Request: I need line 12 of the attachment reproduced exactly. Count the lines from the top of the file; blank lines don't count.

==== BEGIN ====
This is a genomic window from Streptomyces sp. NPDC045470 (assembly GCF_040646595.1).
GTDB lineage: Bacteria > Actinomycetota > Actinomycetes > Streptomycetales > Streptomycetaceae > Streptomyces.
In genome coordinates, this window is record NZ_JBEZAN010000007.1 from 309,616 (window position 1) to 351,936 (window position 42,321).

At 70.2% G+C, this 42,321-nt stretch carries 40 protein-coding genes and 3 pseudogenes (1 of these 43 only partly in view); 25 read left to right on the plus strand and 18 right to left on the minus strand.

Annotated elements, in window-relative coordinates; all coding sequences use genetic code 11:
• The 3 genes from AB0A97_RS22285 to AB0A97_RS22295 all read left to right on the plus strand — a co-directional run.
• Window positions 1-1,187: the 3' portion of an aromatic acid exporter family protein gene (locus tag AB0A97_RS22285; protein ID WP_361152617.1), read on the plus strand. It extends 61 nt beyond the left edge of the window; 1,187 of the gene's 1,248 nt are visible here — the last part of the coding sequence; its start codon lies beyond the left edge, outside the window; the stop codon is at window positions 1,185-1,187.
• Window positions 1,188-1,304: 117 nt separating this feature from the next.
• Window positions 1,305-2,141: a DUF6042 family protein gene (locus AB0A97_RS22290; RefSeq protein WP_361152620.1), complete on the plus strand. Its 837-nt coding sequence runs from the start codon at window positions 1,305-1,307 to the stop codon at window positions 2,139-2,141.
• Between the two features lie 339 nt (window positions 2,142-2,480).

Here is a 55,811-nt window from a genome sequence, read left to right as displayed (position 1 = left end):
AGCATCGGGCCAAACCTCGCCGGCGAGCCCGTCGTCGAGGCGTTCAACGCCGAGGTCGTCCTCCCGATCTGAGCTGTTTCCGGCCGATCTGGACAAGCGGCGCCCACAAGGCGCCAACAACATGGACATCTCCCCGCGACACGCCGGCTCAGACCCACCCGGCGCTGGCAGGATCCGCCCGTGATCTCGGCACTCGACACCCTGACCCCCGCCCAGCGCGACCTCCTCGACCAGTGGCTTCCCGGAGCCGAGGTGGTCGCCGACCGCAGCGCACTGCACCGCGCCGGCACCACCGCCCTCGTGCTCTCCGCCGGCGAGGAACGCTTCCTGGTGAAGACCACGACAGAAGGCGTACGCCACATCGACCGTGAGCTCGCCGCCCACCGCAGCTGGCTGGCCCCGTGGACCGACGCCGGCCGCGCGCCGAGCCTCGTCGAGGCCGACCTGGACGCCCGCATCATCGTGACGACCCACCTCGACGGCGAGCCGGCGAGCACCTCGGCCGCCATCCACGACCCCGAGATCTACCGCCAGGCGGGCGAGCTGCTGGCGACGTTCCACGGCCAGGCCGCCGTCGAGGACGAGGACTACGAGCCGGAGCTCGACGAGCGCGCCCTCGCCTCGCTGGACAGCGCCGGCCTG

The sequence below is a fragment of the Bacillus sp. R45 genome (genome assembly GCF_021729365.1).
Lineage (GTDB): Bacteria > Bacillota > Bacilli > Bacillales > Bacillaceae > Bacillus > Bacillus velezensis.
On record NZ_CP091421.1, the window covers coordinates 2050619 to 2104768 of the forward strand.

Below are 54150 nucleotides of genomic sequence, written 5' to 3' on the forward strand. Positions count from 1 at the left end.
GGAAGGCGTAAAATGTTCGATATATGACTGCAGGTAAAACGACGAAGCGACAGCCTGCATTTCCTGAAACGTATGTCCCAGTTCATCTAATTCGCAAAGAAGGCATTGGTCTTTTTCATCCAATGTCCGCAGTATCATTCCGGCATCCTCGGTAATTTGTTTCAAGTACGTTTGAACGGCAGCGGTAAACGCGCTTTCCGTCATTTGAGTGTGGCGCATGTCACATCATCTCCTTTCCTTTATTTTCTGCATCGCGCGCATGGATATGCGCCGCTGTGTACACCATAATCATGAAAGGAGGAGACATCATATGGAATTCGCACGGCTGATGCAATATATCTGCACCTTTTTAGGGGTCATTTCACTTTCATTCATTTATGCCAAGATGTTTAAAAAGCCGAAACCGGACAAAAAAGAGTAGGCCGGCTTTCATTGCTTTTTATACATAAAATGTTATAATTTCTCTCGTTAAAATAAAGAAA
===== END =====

AGCATCGGGCCAAACCTCGCCGGCGAGCCCGTCGTCGAGGCGTTCAACGCCGAGGTCGTCCTCCCGATCTGAGCTGTTTCCGGCCGATCTGGACAAGCGGCGCCCACAAGGCGCCAACAACATGGACATCTCCCCGCGACACGCCGGCTCAGACCCACCCGGCGCTGGCAGGATCCGCCCGTGATCTCGGCACTCGACACCCTGACCCCCGCCCAGCGCGACCTCCTCGACCAGTGGCTTCCCGGAGCCGAGGTGGTCGCCGACCGCAGCGCACTGCACCGCGCCGGCACCACCGCCCTCGTGCTCTCCGCCGGCGAGGAACGCTTCCTGGTGAAGACCACGACAGAAGGCGTACGCCACATCGACCGTGAGCTCGCCGCCCACCGCAGCTGGCTGGCCCCGTGGACCGACGCCGGCCGCGCGCCGAGCCTCGTCGAGGCCGACCTGGACGCCCGCATCATCGTGACGACCCACCTCGACGGCGAGCCGGCGAGCACCTCGGCCGCCATCCACGACCCCGAGATCTACCGCCAGGCGGGCGAGCTGCTGGCGACGTTCCACGGCCAGGCCGCCGTCGAGGACGAGGACTACGAGCCGGAGCTCGACGAGCGCGCCCTCGCCTCGCTGGACAGCGCCGGCCTG